02 November 2018 — Friday
YESTERDAY in GOLD, SILVER, PLATINUM and PALLADIUM
The gold price crept quietly higher until around noon China Standard Time on their Thursday — and from there it traded sideways until the 2:15 p.m. afternoon gold fix in Shanghai. It began to stair-step its way higher in price from there — and was on the verge of going parabolic at the COMEX close in New York, but the price was capped and driven lower by a bit at that juncture. That quiet sell-off lasted until around 4 p.m. EDT — and it didn’t do much after that.
The low and high tick were reported by the CME Group as $1,216.10 and $1,239.30 in the December contract.
Gold was closed in New York on Thursday at $1,232.90 spot, up $18.80 on the day — and off its high tick by at least five dollars. Net HFT gold volume was high, but not that high at 281,000 contracts — and there was a hair over 34,000 contracts worth of roll-over/switch volume on top of that.
It was the same general price path for silver — and its price was capped a few minutes after the COMEX close as well — and was sold down a bit during the ensuing ten minutes. From there it traded sideways until the market closed at 5:00 p.m. EDT.
Silver was closed yesterday at $14.72 spot, up 50.5 cents on the day. The 50-day moving average got taken out with a vengeance, so net volume was enormous at a bit under 115,000 contracts — and there was 9,055 contracts worth of roll-over/switch volume in that precious metal.
Platinum also followed a similar price path to gold — and that trend lasted until shortly after 11 a.m. in New York. From that point it didn’t do much for the rest of the Thursday session. Platinum finished the day at $858 spot, up 23 dollars from Wednesday’s close.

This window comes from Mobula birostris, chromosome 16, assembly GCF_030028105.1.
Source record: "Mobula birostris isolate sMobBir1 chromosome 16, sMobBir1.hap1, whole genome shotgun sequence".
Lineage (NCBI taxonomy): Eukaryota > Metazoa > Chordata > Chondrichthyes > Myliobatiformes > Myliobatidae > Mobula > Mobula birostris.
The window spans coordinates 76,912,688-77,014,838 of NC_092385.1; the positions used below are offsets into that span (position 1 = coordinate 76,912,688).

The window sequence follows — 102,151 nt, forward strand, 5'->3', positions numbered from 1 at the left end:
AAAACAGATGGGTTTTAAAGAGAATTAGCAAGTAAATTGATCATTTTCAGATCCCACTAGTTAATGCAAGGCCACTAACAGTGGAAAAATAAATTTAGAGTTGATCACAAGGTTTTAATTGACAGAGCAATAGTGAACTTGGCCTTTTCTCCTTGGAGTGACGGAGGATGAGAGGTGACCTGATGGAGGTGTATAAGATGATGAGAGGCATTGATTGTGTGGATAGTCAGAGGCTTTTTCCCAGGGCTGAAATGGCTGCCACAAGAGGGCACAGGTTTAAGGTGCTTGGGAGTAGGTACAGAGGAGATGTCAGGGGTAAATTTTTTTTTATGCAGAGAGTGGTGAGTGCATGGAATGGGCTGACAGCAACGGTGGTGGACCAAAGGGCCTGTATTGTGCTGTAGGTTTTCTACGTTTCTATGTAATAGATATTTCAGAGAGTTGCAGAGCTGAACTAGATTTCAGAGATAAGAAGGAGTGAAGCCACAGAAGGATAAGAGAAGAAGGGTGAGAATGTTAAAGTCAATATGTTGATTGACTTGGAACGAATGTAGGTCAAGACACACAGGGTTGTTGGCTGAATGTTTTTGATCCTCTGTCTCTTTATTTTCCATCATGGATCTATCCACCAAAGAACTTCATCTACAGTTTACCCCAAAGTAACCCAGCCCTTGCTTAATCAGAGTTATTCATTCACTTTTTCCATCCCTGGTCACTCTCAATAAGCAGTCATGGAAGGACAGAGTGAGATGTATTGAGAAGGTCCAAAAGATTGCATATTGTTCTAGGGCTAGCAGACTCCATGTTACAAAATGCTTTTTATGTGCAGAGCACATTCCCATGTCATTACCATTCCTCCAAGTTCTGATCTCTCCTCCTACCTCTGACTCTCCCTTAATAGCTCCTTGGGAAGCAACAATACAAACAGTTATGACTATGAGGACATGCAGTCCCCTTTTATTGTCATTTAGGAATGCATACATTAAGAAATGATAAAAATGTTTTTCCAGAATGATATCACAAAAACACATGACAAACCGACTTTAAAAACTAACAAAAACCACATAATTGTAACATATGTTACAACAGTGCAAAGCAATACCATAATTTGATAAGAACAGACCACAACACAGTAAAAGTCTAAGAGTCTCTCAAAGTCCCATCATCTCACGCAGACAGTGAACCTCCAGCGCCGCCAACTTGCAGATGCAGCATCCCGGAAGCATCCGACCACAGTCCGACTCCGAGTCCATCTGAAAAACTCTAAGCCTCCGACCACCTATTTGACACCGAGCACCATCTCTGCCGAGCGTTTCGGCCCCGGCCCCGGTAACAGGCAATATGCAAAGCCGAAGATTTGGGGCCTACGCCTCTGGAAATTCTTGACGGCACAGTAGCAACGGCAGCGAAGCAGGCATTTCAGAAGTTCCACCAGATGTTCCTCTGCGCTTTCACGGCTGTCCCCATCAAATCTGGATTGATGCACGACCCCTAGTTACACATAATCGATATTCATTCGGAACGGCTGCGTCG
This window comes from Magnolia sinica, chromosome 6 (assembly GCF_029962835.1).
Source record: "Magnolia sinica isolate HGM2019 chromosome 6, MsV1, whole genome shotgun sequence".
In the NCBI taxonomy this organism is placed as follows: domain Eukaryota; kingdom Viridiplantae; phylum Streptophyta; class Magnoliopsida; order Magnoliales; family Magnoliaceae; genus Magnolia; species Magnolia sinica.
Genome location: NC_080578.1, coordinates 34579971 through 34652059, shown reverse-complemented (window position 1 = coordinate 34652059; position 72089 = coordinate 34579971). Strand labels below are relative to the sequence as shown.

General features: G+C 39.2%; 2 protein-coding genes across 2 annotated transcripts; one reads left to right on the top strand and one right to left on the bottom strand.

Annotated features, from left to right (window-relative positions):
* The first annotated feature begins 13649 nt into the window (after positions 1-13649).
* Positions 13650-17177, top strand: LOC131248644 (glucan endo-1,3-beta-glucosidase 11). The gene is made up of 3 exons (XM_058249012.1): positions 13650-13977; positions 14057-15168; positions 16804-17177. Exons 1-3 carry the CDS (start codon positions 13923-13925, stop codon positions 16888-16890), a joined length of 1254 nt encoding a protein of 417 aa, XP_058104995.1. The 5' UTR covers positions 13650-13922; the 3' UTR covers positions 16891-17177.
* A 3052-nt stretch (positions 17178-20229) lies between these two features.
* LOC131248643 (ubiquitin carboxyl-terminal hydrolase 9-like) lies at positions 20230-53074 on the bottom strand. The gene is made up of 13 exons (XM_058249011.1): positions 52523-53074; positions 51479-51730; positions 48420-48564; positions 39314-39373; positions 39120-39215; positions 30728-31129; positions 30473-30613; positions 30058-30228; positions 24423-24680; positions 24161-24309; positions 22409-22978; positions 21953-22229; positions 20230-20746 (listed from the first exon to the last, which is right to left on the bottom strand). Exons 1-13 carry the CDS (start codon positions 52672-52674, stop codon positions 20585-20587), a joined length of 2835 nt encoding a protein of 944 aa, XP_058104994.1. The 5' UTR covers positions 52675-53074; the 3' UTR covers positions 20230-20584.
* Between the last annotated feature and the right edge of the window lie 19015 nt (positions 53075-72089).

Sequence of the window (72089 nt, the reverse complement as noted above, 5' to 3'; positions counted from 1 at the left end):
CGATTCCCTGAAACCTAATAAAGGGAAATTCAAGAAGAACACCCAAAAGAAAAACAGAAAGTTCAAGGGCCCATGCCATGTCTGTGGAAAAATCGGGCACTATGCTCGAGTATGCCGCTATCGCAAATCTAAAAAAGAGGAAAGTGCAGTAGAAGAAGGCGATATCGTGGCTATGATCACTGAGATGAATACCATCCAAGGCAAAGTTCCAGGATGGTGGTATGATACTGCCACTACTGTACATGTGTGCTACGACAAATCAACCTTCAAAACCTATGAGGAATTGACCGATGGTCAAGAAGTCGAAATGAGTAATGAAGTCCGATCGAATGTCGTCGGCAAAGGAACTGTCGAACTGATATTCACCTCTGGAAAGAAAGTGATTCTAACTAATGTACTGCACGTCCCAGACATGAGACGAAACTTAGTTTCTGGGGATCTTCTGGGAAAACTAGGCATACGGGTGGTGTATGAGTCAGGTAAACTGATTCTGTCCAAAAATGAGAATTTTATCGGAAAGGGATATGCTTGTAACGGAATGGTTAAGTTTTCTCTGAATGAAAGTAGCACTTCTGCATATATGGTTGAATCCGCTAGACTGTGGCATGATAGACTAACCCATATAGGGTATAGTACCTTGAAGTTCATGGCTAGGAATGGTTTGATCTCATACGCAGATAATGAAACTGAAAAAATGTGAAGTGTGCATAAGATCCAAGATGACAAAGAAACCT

Palladium rallied a bit in Far East trading as well, but was sold down a hair into the Zurich open. It was sold down even more from there — and was down a dollar or so on the day by noon CET over there. It edged higher into the COMEX open — and then went vertical. The price was capped in an instant — and except for an two hour long up/down move in morning trading in New York, wasn’t allowed to do anything for the remainder of the Thursday session. Palladium was closed at $1,082 spot, up 15 bucks on the day.
The dollar index closed very late on Wednesday afternoon at 97.11 — and that was pretty much its high of the day when it opened a few minutes later at 6:00 p.m. EDT on Wednesday evening. An hour and change after that, it began to head lower with real authority — and it stair-stepped its way to its 96.20 low tick of the day, which came about five minutes before the COMEX close in New York. It crawled quietly higher from there — and finished the Thursday session at the 96.30 mark…down 81 basis points on the day.
I’m also posting the 3-day dollar index chart today, so you can see the move down from when it began in New York on Wednesday evening.